The COVID-19 global pandemic has caused many businesses and home users to adopt and adapt to new ways of doing business—including migrating to cloud-based software as a service (SaaS). For some, the rapid and unplanned transition has been bumpy. For cybercriminals, on the other hand, it’s been a boon of opportunity on multiple fronts as they look to exploit a growing number of connected devices, a heavy dependence on digital systems for all facets of life, and more people needing to operate unfamiliar and complex technology.

Recently, the Accenture Security Cyber Investigation and Forensics Response (CIFR) team has seen operators of a well-organized and long-running credential-harvesting campaign update their phishing techniques with what appears to be a calculated attempt to take advantage of the rapid adoption of cloud-based SaaS. Their new techniques are designed to both evade detection and increase the likelihood of a successful phish.

The unfolding of a new phishing campaign

After executing a successful phish or password attack against a user and taking over an account in a Microsoft® Office 365™ tenant environment, the threat actor harvested a contact list for targets and, masquerading as a known, trusted third-party, sent an email to the list. Because the email came from an account within the Office 365 platform, it inherited the standard and expected user trappings, such as stored signatures. Additionally, based on extended mail headers, the recipient and the recipient email system would have seen the incoming mail as originating from the Office 365 tenant space. These headers can lend an added air of legitimacy to the mail, thus helping to bypass filtering and human scrutiny.

This campaign’s carefully crafted emails further challenged users’ abilities to discern the phish. As shown below, the threat actors themed the lure as a secure, encrypted email. They did so by basing the message on the legitimate secure email provider ZIX[1], which generally requires a user to click on a link in an email.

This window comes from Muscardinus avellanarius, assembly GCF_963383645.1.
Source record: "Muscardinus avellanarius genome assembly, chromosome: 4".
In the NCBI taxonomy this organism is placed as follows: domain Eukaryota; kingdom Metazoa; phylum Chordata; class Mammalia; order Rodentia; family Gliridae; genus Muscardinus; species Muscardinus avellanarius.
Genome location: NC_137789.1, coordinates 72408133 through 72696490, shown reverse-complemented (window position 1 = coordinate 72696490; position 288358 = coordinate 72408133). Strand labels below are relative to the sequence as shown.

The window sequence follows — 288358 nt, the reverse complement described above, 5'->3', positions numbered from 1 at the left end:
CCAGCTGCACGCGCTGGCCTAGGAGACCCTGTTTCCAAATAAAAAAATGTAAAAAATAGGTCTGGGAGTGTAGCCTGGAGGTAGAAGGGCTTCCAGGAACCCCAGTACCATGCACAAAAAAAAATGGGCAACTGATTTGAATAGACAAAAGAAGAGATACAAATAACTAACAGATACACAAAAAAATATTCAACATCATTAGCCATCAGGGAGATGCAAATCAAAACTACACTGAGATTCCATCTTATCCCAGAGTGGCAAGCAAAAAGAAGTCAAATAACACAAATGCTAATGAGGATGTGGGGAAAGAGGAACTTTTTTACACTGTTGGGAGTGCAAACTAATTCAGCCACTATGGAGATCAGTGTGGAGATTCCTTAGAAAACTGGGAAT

Figure 1 Example ZIX-themed phishing email. Copyright © 2020 Accenture. All rights reserved.


In this case, the “View Message” link was rewritten by the Advanced Threat Protection (ATP) SafeLinks[2] capability that had been configured in Office 365. SafeLinks is a URL rewrite service provided by Microsoft to help protect users from malicious URLs. 

Because URLs can get unwieldy, there are several services that map a shorter, more user-friendly URL to a full original URL. Here, the original URL—before it was encapsulated in SafeLinks—was to a “” domain, which is a URL from a legitimate URL shortening service (also provided by Microsoft). URLs of this form are mapped to cloud instances of Microsoft OneDrive™.

This shortened URL is another strategy that may bypass URL filters. Not only did this URL go to a Microsoft OneDrive, but it was a quick link to a Microsoft OneNote™ stored on the OneDrive.

Figure 2 Screen capture of threat actor OneNote hosted in OneDrive. Copyright © 2020 Accenture. All rights reserved.


The OneDrive hosted a loosely themed page with yet another link, which redirected the user to a standard “phishy” domain hosted on a dynamic hosting provider. In this case, Unified Layer provided the IP and the domain is registered by SoftLayer. Unwary users, however, may not have noticed the domain at all because the threat actors presented them with a familiar-looking login prompt.

Figure 3 Sample phish login prompt hosted on the malicious web server. Copyright © 2020 Accenture. All rights reserved.


Figure 4 Sample legitimate Microsoft login prompt. Copyright © 2020 Accenture. All rights reserved.


While the phish login looks a lot like a legitimate Microsoft login, there are a few differences.

In the legitimate login, users see:

  • The use of the Oxford comma on the “Sign in” line.
  • Appropriate capitalization of the proper noun “Skype.”

In the phish login, they see:

  • The “Can’t access your account?” line is replaced by a generic “Sign in with a security key.”
  • The “Sign-in options” is replaced by “sign in options,” which lacks consistent capitalization and the hyphen on sign-in.

Given the buildup through all the Microsoft links to get to the actual phish, it is not a surprise that users will unwittingly enter their login credentials and hence, perpetuate the cycle.

Over the past several months, Accenture Security has identified several iterations of this campaign that followed essentially the same script. Email system administrators and security teams should take care to help their users become aware of and recognize the indicators of phishing campaigns such as these. The threat actors behind them show a consistent, persistent, and methodical operation that is bound to be successful as users and security tools are confounded by cloud services.

Need additional information? Contact a member of our CIFR team 24/7/365 by phone 888-RISK-411 or email

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Heather Larrieu

Security Delivery Manager

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